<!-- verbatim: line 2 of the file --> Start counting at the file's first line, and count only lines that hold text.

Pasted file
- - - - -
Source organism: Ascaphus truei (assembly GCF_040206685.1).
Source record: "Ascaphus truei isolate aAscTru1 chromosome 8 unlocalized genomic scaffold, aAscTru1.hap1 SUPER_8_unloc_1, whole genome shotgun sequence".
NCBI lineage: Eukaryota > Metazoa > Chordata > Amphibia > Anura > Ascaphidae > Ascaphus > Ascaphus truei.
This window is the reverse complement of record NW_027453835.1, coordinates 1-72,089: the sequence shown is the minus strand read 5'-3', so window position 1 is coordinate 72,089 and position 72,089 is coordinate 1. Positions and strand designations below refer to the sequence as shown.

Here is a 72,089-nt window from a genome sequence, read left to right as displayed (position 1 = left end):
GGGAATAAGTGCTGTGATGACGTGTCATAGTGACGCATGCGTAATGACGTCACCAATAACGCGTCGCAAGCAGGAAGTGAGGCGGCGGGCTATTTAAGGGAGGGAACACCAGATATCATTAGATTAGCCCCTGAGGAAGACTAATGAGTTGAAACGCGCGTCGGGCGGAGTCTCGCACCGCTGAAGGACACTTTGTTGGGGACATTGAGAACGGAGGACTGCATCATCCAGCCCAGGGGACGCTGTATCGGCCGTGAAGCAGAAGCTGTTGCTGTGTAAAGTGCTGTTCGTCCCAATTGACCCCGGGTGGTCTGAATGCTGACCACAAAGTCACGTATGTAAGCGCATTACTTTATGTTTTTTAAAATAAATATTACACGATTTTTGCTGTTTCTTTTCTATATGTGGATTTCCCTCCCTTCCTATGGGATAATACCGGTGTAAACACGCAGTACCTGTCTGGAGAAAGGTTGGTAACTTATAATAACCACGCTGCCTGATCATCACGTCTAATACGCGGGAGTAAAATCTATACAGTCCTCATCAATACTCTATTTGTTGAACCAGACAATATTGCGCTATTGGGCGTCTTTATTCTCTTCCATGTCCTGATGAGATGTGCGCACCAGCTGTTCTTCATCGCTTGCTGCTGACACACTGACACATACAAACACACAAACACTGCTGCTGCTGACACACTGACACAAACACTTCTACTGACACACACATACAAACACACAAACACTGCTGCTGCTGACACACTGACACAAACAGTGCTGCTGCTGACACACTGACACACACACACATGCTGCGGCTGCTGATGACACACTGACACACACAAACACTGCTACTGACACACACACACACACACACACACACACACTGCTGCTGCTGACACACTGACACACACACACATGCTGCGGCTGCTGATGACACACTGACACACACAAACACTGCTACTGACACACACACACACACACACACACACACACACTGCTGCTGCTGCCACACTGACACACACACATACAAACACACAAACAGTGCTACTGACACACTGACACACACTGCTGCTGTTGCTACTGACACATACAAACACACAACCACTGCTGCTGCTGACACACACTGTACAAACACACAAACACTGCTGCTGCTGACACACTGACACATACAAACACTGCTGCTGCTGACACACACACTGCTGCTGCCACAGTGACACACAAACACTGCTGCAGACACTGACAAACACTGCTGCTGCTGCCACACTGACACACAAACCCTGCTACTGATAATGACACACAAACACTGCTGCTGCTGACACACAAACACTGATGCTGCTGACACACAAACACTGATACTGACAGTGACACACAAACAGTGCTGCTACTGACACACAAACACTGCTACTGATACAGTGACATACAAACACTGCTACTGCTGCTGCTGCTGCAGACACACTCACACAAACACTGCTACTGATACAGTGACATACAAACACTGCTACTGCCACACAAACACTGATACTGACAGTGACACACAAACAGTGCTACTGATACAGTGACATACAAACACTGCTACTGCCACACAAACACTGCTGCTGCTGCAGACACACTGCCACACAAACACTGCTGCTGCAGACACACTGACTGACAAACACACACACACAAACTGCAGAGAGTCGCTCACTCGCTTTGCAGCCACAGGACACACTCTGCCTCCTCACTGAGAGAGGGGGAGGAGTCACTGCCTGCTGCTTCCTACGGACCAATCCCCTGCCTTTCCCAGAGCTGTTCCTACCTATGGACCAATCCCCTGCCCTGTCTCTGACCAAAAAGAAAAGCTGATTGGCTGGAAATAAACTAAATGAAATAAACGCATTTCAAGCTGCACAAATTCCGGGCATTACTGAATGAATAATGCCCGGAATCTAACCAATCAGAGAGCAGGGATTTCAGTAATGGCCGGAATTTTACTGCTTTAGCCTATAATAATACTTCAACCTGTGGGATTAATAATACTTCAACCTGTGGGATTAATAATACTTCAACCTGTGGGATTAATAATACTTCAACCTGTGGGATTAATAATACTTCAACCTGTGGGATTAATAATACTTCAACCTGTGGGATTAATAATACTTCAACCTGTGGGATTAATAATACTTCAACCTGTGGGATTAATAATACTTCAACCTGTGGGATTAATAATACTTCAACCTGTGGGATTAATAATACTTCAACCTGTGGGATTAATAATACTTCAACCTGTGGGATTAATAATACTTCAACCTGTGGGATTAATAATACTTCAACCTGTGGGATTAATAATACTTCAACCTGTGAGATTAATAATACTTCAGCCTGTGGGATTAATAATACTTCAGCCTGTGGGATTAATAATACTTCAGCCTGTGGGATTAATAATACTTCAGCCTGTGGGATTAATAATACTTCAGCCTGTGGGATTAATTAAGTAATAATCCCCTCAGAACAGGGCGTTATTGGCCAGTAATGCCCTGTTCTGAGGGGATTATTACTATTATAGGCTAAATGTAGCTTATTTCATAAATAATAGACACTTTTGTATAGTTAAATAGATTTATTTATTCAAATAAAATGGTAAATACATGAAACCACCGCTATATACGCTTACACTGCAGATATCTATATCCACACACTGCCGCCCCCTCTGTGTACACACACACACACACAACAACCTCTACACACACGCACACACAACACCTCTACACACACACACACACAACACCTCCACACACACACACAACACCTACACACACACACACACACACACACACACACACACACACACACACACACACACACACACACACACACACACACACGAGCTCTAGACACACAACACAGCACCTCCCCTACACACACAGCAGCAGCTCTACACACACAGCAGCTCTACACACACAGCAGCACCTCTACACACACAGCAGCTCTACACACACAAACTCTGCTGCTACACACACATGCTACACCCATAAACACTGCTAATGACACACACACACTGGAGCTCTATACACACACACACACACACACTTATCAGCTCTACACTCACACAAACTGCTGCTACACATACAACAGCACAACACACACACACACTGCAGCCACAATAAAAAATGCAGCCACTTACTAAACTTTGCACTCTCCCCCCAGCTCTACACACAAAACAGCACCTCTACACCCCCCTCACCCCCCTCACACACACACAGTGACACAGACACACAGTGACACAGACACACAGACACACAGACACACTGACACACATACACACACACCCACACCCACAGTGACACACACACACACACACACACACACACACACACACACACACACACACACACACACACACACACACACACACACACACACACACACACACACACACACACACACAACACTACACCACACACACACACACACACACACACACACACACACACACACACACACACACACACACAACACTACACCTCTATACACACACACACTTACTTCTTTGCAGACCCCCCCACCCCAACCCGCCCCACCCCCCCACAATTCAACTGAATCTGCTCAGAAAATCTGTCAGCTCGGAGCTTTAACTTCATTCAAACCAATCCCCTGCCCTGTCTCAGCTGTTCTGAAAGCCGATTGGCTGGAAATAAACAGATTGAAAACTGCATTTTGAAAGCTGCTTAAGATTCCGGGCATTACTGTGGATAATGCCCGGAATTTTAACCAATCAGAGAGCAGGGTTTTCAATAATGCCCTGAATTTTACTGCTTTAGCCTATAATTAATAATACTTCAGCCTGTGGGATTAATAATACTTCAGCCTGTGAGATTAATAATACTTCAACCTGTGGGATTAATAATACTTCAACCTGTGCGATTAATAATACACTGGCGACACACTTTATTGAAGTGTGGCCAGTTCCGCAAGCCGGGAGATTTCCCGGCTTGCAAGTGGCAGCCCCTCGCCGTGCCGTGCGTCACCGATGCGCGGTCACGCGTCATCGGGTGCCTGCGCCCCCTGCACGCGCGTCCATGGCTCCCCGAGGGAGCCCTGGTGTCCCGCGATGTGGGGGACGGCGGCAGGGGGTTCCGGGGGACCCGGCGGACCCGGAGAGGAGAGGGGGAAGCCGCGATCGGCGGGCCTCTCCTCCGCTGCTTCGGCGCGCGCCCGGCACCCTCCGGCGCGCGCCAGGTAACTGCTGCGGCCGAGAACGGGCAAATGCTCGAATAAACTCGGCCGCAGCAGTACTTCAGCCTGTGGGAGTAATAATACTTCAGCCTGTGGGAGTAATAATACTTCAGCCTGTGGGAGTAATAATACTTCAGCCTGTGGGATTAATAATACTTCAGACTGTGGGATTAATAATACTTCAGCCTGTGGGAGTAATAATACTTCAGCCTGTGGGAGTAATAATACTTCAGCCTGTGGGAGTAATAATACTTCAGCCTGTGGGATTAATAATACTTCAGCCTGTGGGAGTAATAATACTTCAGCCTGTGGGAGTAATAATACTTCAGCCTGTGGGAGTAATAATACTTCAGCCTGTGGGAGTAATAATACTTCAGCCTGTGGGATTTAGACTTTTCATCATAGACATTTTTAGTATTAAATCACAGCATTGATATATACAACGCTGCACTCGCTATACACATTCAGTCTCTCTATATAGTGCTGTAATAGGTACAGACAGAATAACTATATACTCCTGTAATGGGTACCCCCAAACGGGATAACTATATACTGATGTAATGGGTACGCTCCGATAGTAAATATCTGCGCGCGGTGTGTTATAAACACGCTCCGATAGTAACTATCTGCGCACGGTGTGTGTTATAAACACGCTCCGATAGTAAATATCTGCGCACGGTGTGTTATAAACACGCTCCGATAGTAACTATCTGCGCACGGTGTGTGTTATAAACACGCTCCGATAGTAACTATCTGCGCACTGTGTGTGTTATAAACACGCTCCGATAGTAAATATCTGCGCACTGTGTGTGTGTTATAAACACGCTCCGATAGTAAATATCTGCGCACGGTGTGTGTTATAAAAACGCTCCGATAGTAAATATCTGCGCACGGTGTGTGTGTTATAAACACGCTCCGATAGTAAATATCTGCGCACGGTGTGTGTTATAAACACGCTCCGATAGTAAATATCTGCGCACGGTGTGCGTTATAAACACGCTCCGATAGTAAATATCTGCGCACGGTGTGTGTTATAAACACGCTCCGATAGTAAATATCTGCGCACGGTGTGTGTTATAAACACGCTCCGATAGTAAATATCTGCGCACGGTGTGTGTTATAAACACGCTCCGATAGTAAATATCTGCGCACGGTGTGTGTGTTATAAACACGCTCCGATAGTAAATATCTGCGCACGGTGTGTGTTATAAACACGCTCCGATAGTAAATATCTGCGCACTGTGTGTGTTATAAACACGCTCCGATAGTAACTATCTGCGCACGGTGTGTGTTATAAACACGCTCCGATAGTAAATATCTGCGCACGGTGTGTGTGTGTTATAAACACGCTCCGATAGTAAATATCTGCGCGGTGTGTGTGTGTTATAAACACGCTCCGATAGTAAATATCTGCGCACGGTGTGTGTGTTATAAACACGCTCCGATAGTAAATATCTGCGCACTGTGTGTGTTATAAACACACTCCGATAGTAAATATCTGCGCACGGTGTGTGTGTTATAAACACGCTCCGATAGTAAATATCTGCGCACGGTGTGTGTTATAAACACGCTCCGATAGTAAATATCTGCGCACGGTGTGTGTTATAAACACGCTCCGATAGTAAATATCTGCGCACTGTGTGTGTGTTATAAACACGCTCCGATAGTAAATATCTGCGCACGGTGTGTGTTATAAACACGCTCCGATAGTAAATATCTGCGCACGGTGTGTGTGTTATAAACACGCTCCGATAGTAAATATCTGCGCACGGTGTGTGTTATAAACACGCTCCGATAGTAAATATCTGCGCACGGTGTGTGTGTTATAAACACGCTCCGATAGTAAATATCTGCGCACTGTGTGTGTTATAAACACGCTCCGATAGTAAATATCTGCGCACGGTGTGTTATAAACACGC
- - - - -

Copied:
Source record: "Ascaphus truei isolate aAscTru1 chromosome 8 unlocalized genomic scaffold, aAscTru1.hap1 SUPER_8_unloc_1, whole genome shotgun sequence".